REO Investing

REO investing involves purchasing properties that have been foreclosed on by lenders and are now owned by banks or other financial institutions, then either reselling those assets for a profit (with or without renovating in the interim). REO properties (which stands for the accounting line item “Real Estate Owned”) are often available at discounted prices because most financial institutions wish to dispose of the assets as quickly as possible. This gives you a chance to acquire investment properties below market value. 

Successful REO investing requires an understanding of the foreclosure process, thorough due diligence, industry connections, and the ability to negotiate with banks. In addition to the normal risks of buying properties to resell, REO investing comes with additional potential trouble from the previous owners.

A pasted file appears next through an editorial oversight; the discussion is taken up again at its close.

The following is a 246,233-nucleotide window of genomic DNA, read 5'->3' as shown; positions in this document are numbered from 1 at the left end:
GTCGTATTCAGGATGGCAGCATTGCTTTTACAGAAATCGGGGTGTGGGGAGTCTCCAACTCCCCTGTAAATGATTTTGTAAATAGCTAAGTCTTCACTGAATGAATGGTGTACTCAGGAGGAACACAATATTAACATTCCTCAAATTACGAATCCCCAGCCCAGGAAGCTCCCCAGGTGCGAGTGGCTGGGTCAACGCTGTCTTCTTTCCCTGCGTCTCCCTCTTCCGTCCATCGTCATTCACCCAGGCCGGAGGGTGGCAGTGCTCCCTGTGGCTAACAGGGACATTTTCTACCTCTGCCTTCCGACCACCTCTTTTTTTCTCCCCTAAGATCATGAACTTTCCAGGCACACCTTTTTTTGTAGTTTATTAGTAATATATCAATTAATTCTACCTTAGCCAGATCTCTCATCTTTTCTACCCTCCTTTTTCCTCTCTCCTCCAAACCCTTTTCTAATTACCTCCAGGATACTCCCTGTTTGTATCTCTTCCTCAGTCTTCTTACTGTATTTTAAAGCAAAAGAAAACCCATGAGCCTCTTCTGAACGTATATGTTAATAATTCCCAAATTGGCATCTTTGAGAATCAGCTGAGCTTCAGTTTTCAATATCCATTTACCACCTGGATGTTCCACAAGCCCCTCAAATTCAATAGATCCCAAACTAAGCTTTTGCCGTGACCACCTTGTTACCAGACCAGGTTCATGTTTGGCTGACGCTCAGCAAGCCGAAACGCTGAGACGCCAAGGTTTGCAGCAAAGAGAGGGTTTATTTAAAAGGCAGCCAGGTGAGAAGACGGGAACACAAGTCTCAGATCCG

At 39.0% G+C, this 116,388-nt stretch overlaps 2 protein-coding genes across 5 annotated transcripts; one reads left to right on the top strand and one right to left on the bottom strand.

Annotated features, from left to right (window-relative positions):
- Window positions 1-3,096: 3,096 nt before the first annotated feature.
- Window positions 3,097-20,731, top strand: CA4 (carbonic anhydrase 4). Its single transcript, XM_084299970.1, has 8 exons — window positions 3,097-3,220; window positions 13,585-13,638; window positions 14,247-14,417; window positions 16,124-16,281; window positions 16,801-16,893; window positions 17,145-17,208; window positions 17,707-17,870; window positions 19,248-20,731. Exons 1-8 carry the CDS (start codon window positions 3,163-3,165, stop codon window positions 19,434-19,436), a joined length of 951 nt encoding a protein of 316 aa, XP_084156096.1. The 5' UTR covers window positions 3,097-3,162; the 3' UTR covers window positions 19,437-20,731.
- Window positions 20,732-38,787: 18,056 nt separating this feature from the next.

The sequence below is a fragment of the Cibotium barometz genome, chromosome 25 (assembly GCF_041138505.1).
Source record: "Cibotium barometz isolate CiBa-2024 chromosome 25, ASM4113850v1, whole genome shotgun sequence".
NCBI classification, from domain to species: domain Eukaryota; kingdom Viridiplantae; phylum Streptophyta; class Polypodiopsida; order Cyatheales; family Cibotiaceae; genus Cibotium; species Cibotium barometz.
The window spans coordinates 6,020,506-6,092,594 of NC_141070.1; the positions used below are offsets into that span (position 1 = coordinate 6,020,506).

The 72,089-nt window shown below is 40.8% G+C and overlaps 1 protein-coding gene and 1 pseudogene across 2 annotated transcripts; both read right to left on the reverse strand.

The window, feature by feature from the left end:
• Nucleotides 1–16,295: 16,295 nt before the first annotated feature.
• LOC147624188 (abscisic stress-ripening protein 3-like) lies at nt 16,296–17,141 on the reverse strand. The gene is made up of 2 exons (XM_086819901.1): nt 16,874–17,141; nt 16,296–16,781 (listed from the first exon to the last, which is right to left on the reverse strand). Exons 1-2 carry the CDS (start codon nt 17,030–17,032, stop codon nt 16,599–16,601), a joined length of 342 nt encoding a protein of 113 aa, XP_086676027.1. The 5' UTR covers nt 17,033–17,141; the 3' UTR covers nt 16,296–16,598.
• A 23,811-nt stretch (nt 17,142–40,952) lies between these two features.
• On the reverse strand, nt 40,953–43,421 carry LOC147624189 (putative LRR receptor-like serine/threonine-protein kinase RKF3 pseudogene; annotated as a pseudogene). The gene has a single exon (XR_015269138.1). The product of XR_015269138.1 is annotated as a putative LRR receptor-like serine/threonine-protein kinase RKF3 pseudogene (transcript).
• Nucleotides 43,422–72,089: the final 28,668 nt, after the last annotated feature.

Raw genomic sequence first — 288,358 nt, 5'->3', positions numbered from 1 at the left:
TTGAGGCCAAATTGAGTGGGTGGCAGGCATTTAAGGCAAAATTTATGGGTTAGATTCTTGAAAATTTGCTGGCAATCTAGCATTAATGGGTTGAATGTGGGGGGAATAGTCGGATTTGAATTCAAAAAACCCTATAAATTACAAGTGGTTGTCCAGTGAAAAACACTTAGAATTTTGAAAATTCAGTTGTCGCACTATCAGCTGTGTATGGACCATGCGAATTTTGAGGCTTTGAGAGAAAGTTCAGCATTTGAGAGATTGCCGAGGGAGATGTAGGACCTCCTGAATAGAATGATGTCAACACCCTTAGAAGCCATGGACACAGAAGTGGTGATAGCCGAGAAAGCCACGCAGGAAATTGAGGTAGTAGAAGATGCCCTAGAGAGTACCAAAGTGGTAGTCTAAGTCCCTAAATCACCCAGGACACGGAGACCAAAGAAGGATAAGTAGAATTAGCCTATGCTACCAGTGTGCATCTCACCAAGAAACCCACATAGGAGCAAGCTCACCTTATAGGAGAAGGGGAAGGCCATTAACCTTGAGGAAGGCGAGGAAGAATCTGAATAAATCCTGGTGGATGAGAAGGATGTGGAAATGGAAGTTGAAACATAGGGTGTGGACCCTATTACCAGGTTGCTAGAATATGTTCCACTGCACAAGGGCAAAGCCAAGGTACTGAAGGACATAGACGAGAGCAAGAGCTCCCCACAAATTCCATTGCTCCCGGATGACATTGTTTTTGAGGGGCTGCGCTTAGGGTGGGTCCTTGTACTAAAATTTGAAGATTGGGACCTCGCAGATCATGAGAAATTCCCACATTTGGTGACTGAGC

Real Estate Mutual Funds and ETFs

For investors seeking a more diversified approach to real estate, investing in real estate mutual funds and exchange-traded funds (ETFs) can be an attractive option. These types of real estate investments pool money from multiple investors and invest in a portfolio of real estate assets, such as residential or commercial properties or real estate-related securities. 

Because real estate mutual funds and ETFs are traded publicly on the stock market, they are comparatively liquid real estate investments. They are also professionally managed to provide broad market exposure with limited risk.